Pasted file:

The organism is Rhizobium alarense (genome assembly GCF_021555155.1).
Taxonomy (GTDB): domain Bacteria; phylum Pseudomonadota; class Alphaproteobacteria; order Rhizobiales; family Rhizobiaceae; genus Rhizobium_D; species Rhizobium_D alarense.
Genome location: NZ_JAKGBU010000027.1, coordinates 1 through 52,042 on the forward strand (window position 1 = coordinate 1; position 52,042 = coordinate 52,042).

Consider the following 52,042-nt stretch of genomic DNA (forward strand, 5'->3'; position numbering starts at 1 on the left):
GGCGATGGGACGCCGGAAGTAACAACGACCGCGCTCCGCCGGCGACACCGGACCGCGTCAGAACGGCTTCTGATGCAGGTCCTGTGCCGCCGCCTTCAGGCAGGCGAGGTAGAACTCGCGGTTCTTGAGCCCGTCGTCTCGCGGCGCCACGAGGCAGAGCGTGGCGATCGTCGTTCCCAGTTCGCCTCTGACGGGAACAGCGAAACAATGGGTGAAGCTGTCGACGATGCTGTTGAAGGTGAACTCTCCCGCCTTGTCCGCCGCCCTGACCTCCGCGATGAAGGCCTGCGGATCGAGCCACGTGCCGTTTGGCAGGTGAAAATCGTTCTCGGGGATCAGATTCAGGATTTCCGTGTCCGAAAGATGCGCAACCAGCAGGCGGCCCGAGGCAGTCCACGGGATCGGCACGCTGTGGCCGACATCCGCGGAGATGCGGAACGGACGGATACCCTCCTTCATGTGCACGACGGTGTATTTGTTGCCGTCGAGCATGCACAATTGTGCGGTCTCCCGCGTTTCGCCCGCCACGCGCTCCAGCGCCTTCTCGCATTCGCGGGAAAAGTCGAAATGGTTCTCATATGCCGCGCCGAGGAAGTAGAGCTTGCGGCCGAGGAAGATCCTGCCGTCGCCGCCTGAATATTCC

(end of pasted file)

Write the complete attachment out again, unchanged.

The organism is Rhizobium alarense (genome assembly GCF_021555155.1).
Taxonomy (GTDB): domain Bacteria; phylum Pseudomonadota; class Alphaproteobacteria; order Rhizobiales; family Rhizobiaceae; genus Rhizobium_D; species Rhizobium_D alarense.
Genome location: NZ_JAKGBU010000027.1, coordinates 1 through 52,042 on the forward strand (window position 1 = coordinate 1; position 52,042 = coordinate 52,042).

Consider the following 52,042-nt stretch of genomic DNA (forward strand, 5'->3'; position numbering starts at 1 on the left):
GGCGATGGGACGCCGGAAGTAACAACGACCGCGCTCCGCCGGCGACACCGGACCGCGTCAGAACGGCTTCTGATGCAGGTCCTGTGCCGCCGCCTTCAGGCAGGCGAGGTAGAACTCGCGGTTCTTGAGCCCGTCGTCTCGCGGCGCCACGAGGCAGAGCGTGGCGATCGTCGTTCCCAGTTCGCCTCTGACGGGAACAGCGAAACAATGGGTGAAGCTGTCGACGATGCTGTTGAAGGTGAACTCTCCCGCCTTGTCCGCCGCCCTGACCTCCGCGATGAAGGCCTGCGGATCGAGCCACGTGCCGTTTGGCAGGTGAAAATCGTTCTCGGGGATCAGATTCAGGATTTCCGTGTCCGAAAGATGCGCAACCAGCAGGCGGCCCGAGGCAGTCCACGGGATCGGCACGCTGTGGCCGACATCCGCGGAGATGCGGAACGGACGGATACCCTCCTTCATGTGCACGACGGTGTATTTGTTGCCGTCGAGCATGCACAATTGTGCGGTCTCCCGCGTTTCGCCCGCCACGCGCTCCAGCGCCTTCTCGCATTCGCGGGAAAAGTCGAAATGGTTCTCATATGCCGCGCCGAGGAAGTAGAGCTTGCGGCCGAGGAAGATCCTGCCGTCGCCGCCTGAATATTCC